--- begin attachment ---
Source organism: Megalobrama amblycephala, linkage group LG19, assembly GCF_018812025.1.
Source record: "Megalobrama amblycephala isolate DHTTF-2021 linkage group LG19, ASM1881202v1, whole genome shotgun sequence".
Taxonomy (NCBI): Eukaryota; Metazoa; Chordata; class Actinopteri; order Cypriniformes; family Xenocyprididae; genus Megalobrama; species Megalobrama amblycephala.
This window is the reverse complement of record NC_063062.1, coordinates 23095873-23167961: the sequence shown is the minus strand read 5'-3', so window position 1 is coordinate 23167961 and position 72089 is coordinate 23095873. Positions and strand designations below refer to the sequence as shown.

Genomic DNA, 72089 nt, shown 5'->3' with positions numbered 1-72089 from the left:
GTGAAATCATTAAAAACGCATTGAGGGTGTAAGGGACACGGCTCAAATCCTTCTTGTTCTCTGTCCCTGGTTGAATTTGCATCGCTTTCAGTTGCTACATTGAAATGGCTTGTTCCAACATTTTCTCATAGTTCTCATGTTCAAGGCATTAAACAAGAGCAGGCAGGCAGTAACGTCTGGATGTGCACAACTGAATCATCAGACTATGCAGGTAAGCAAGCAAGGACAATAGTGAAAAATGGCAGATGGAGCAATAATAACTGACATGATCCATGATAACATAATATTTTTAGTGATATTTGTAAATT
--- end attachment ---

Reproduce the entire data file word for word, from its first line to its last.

Source organism: Megalobrama amblycephala, linkage group LG19, assembly GCF_018812025.1.
Source record: "Megalobrama amblycephala isolate DHTTF-2021 linkage group LG19, ASM1881202v1, whole genome shotgun sequence".
Taxonomy (NCBI): Eukaryota; Metazoa; Chordata; class Actinopteri; order Cypriniformes; family Xenocyprididae; genus Megalobrama; species Megalobrama amblycephala.
This window is the reverse complement of record NC_063062.1, coordinates 23095873-23167961: the sequence shown is the minus strand read 5'-3', so window position 1 is coordinate 23167961 and position 72089 is coordinate 23095873. Positions and strand designations below refer to the sequence as shown.

Genomic DNA, 72089 nt, shown 5'->3' with positions numbered 1-72089 from the left:
GTGAAATCATTAAAAACGCATTGAGGGTGTAAGGGACACGGCTCAAATCCTTCTTGTTCTCTGTCCCTGGTTGAATTTGCATCGCTTTCAGTTGCTACATTGAAATGGCTTGTTCCAACATTTTCTCATAGTTCTCATGTTCAAGGCATTAAACAAGAGCAGGCAGGCAGTAACGTCTGGATGTGCACAACTGAATCATCAGACTATGCAGGTAAGCAAGCAAGGACAATAGTGAAAAATGGCAGATGGAGCAATAATAACTGACATGATCCATGATAACATAATATTTTTAGTGATATTTGTAAATT